After I got married to Marion in June 1953 and daughter Gai born in April 1954, we moved to Mount Isa, Queensland for four years and a year down in Rosebery, on West Coast of Tasmania for 12months, before returning to Kalgoorlie in September 1959. I think that Yvonne was the only one of the Brown family living in Kalgoorlie then and she was married to Norm Amesbury — I had lost touch with Yvonne at that stage although our daughter Gai and Debbie Amesbury were in the same classes at South Kalgoorlie School Primary School from Grade 1 – Grade 6.
In May 1967 we moved from Kalgoorlie to Tasmania and spent the next 31 years living in the Eastern States before returning to WA (Erskine) at the end of August 1998, by which time I had lost almost all contact with our Brown relatives with the exception of Yvonne and in the last year or so, Nancy. In fact, because I lived for 16 years in Kalgoorlie and 36 years in the Eastern States I never really got to know most of my Brown Family relatives, with the exception of Uncle Andy’s family. I don’t know how close any of my sisters were.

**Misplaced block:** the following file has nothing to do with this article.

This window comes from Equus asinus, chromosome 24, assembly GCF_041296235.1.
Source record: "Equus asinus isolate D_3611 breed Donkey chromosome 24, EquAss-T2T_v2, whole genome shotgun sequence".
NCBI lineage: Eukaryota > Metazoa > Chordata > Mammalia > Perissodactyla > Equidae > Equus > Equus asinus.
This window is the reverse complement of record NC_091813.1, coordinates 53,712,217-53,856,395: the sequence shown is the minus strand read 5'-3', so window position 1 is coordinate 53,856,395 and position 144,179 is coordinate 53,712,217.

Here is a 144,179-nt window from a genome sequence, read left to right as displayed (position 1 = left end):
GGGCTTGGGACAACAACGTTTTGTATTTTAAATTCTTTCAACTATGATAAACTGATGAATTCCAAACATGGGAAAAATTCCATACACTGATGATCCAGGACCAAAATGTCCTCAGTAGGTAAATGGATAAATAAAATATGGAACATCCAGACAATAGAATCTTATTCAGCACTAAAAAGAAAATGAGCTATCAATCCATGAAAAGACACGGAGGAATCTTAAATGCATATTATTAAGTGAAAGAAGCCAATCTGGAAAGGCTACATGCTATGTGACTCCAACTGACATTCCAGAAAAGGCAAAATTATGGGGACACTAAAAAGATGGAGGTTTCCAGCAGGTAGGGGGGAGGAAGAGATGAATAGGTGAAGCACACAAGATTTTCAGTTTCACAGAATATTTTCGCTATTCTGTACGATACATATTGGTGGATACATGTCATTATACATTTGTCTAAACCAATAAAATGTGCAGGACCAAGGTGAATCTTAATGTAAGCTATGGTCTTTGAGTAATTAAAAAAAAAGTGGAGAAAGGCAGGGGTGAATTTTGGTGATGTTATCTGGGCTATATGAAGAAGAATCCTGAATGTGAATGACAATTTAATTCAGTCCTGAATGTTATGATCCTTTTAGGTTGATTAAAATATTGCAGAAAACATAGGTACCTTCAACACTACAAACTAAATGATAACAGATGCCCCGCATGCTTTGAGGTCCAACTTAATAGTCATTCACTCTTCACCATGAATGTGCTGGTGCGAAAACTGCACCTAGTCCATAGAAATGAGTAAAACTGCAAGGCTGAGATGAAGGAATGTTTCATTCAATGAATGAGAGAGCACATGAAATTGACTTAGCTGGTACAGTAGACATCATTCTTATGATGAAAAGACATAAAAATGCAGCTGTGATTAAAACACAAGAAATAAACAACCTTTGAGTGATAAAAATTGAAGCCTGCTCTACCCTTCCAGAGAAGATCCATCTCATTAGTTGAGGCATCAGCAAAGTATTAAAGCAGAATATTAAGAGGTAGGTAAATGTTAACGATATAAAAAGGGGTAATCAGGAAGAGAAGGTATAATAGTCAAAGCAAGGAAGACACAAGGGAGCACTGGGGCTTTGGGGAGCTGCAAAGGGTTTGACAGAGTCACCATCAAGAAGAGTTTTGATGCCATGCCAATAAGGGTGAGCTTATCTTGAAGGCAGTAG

Addendum: Ross MacDonald writes that the “Murphy Girls” as they were collectively known were extremely close and always made sure that they were available for the monthly lunches with Rita and of course the Rita and Neil Christmas party in Elvira St, Palmyra
GRACE BROWN – born NEWARTHILL, SCOTLAND 03.11.1899 -died KEMH, 28.01.1939
JAMES ANDREW MURPHY -born GYMPIE, QUEENSLAND 16.08.1896- died Perth, WA 04.06.1975 MARRIED – QUAIRADING, WA 01.12.1920
FAMILY OF GRACE BROWN & JAMES ANDREW MURPHY
Grace Irene Antoinette Murphy – born Perth, WA 03.05.1921 – died Arizona, USA, 29.03.2010
Eva June Murphy – born Perth WA 18.04.1924 – died Kingsley, WA 07.04.2014
Margaret Winifred Murphy – born KUNUNOPPIN, WA 04.07.1926 – died Murdoch Hospice, WA 15.12.2016